Suzanne is a trusted source on General Cooking.
Benedictine liqueur has a very distinct taste. Its made of herbs and roots and sugar with a cognac base. Thats the real Benedictine. My father used to drink it and I have tasted it and the closest flavor I can pin on it is a sweetened cognac. There is another one can't remember the name but it has a brandy base.
I looked it up and it seems the recipe for Benedictine is a closely guarded secret only 3 people at a time know what it is. I know a little about it because it was my fathers favorite and I use to send him a bottle every year for Christmas. It has a taste that is so distinct its difficult to say exactly what it is but the closest in my opinion as I said before is a sweet cognac.
pierino is a trusted source on General Cooking and Tough Love.
Benedictine is what happens when you cloister a bunch of monks together for fifty or so years. St.Benedict has a lot to answer for, including my high school education. Sweet and pleasing in small doses but after that...you get into B&B or rusty nails. I think Sdebrango has the flavor profile down.
One year I sent my father the other one instead of the Benedictine and I never heard the end of it. You are absolutely right pierino in small doses its pleasant anything after that well, not so much.
Chris is a trusted source on General Cooking
Too sweet for me too! Among other things, it includes lavender, thyme, cardamom, juniper, and vanilla.
Here is some more of its interesting story: Benedictine was originally made by monks. In the late 1870s, Alexandre La Grande, who had found the ancient recipe in an family trunk, started to make it for retail. You can read all about it in Food & Friends, written by his grand-daughter, Simone "Simka" Beck. And yes! It's the same Simone Beck who wrote Mastering the Art of French Cooking with Julia Child.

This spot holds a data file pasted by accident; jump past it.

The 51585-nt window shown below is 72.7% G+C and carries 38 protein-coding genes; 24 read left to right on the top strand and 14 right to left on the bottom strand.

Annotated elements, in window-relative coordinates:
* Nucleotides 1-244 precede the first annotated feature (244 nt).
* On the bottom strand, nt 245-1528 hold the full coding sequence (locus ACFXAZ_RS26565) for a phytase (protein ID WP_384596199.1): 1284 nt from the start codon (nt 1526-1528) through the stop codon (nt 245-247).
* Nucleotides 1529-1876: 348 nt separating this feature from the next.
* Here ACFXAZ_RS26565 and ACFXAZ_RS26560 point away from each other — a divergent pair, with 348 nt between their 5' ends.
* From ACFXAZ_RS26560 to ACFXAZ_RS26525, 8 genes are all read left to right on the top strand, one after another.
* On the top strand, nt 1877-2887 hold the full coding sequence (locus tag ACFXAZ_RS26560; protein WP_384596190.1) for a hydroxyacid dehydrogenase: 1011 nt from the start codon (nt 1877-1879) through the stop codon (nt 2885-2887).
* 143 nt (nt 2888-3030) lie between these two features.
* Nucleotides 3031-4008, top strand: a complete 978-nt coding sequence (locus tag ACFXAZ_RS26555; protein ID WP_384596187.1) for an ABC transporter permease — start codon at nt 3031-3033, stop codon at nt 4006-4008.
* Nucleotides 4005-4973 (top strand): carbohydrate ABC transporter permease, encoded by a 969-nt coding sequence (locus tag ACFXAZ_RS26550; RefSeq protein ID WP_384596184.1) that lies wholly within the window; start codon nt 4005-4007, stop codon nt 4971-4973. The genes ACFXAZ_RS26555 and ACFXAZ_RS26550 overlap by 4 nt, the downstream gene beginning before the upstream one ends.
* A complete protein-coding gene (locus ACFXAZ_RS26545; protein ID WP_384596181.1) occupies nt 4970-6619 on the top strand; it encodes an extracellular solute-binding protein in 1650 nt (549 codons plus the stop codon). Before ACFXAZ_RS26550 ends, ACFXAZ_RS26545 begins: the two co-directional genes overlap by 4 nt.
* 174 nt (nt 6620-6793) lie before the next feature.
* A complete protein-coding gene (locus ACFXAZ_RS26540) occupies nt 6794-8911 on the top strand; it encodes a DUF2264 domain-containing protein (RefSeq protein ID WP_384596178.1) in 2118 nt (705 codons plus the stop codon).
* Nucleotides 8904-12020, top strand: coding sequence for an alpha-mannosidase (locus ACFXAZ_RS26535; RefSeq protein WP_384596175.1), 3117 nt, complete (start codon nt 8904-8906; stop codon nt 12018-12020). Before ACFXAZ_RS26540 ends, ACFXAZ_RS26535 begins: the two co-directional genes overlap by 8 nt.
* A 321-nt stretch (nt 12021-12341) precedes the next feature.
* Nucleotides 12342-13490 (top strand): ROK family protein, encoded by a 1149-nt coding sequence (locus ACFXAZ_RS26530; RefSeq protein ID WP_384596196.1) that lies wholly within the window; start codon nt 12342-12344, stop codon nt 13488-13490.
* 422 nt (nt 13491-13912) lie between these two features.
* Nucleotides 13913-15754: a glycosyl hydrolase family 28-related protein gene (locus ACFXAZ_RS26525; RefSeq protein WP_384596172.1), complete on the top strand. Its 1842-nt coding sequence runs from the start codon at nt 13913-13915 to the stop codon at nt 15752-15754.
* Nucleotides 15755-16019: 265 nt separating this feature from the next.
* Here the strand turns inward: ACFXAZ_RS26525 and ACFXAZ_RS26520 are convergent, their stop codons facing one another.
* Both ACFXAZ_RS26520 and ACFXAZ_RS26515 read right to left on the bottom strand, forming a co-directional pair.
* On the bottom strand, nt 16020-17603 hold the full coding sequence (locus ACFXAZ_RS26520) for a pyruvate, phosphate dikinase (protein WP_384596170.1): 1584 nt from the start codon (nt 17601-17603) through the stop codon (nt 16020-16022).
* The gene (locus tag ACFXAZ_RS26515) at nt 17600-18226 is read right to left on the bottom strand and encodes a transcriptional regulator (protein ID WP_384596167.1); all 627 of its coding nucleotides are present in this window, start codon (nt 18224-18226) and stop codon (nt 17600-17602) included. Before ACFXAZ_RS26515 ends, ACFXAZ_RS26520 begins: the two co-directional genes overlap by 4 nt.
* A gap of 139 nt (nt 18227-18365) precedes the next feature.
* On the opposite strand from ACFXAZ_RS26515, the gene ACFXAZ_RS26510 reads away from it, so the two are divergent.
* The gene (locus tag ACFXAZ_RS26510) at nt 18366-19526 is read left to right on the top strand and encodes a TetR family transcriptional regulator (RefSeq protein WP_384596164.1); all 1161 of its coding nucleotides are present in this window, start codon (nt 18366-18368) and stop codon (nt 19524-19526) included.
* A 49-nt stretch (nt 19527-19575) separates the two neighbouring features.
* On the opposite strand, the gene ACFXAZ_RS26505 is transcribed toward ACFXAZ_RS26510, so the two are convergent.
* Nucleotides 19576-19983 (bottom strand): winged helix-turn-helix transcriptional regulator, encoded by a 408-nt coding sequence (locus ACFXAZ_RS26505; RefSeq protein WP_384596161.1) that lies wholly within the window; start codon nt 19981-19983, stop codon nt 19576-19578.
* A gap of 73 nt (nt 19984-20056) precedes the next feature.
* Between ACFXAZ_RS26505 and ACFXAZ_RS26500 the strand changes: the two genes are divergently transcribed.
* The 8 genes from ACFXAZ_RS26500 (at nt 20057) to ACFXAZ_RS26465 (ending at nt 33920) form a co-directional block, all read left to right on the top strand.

While we're on the subject, what does chartreuse taste like? I have an ancient bottle that came out of an old house. The manufacturer is Garnier, the bottle is part of a numbered lot, and the label says "depose 2-1-69." It's not 1969, for sure. Drinkable, do you think? It's quite full of green--well, chartreuse-- liqueur. Any chartreuse experts out there?
Thanks, mainecook61, Chartreuse is a topic I REALLY like! The only color named after a liqueur. It's still made by monks in the pre-Alp area north of Grenoble called the Chartreuse, and it comes in several varieties. The most common, green Chartreuse, is made from 132 herbs, from a wider geographic area than you'd guess that ancient monks were gathering herbs. It's sweet, but not nearly as sweet as Benedictine or a host of other herbal liqueurs. I really like it, but it's an acquired taste. It's possible to visit the monastery, where the monks do not speak. It's also possible to visit the distillery in Voiron. Yes, there are free samples.
Yellow Chartreuse, the second most popular variety, is sweeter and gets its color from saffron (I think). It's still not as sweet as Benedictine, at least to me.
Oh, sorry mainecook61--is your bottle drinkable? As long as it was not kept in a bottle that leached lead. Brother Garnier was one of the Grande Chartreuse monks involved in bring the liqueur to the world.
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